Lunedì, 22 Ottobre 2018
ROME

Stability Law 'to add 9 bln euros to Italian coffers

English
© ANSA

(ANSA) - Rome, October 15 - A bill proposed by the Italian
government would put nearly nine billion additional euros in
government coffers in 2013, the Italian daily Il Messaggero
reported on Monday, citing a technical assessment of the bill.
The measure, which is called the 'Stability Law', would
increase the VAT tax for an additional four billion euros a
year.
The introduction of a tax on financial investment
transactions, known as the Tobin Tax, is predicted to bring in
1.1 billion euros.
The Tobin Tax is also expected to reduce the volume of
stock and derivatives transactions by 30% and 80% respectively.
In addition, the law would save 49.8 million euros by
narrowing permits given to public employees who care for
disabled relatives, the report said.
But that measure could change, according to the report, as
could other controversial provisions, according to government
sources.
The government is deliberating whether to modify a part of
the bill which would retroactively reduce tax deductions, making
it necessary for taxpayers or tax-paying entities to cough up
payments on past filings, government sources said.
Another possible change concerns narrowing payments to
public employees who care for disabled relatives, the sources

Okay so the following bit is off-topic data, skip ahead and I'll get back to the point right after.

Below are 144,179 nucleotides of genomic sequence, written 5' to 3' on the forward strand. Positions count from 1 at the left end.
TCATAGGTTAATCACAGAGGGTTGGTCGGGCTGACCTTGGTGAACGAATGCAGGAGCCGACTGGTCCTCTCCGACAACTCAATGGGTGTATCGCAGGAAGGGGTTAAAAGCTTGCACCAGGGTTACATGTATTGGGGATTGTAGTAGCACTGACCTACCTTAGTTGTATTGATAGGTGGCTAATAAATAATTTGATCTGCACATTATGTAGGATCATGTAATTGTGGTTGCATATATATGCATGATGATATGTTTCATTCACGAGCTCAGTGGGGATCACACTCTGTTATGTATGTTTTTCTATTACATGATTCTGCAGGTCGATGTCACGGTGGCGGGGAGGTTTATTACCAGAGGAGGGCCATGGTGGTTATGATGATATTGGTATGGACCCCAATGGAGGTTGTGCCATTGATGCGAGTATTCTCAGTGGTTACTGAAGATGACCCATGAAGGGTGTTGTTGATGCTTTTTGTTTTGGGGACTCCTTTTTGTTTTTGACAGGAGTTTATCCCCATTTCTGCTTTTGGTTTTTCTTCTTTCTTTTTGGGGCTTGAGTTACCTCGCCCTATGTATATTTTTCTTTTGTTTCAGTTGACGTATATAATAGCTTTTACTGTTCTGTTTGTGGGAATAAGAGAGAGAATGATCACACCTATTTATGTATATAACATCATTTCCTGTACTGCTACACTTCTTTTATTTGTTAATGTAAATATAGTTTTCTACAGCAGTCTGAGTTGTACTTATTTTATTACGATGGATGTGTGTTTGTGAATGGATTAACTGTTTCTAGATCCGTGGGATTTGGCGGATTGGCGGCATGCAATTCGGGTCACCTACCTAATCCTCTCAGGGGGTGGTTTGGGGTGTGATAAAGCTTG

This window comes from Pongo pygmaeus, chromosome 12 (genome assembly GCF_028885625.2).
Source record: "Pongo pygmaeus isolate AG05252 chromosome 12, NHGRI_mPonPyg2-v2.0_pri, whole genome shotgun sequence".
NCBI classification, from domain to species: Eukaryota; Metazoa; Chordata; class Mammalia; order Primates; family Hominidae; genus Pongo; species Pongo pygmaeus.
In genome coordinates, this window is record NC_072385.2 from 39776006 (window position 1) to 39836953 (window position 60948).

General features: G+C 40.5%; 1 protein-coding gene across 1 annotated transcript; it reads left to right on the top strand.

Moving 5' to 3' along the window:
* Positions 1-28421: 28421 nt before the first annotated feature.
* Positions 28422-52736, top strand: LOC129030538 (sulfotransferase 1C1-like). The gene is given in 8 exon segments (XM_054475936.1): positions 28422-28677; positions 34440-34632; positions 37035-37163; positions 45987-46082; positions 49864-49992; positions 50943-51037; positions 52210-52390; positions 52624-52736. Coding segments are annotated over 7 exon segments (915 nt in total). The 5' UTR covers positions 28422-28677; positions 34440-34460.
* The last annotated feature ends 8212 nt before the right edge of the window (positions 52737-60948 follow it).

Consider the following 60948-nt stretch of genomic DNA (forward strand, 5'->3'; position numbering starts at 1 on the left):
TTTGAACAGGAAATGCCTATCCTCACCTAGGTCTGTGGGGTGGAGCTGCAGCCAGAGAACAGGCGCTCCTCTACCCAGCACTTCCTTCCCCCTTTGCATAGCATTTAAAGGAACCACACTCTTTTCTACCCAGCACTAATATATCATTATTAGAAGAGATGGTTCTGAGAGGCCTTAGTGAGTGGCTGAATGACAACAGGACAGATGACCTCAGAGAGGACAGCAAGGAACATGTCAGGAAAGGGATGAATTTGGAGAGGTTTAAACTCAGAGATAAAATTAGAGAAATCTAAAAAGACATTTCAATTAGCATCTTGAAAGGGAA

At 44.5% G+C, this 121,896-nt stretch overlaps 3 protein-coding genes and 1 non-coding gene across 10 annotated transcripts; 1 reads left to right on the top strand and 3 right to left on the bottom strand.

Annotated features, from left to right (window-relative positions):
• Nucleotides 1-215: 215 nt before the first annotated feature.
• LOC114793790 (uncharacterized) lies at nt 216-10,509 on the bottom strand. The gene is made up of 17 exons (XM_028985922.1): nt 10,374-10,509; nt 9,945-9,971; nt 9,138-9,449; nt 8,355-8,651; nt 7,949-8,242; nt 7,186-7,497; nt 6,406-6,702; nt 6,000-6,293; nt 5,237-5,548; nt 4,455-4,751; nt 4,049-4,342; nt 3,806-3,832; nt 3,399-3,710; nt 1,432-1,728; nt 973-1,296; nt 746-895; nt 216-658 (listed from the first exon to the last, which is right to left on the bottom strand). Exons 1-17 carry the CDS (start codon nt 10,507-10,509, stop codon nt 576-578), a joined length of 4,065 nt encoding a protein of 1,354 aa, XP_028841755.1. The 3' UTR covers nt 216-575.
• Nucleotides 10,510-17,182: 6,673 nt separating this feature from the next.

added.
The latter measure, if enacted, would lead to roughly 50
million euros in spending cuts.
The savings would only be a fraction of what the government
stands to lose in proposed cuts to Italy's value added tax
(VAT).
A proposal to halve a planned VAT increase in 2013 would
mean forgoing 3.28 billion euros in revenues, according to the
report.
The bill calls for increasing the VAT by 1% rather than 2%.
The VAT is currently 21% on most sales.
Italian Premier Mario Monti has stressed that the budget
measures contained in the so-called Stability Law do not amount
to another austerity package like the tax hikes and spending
cuts his emergency government passed last year to put Italy on
course to balancing its budget in structural terms next year.
But they still feature new cuts, including a reduction of
over one billion euros In health spending.

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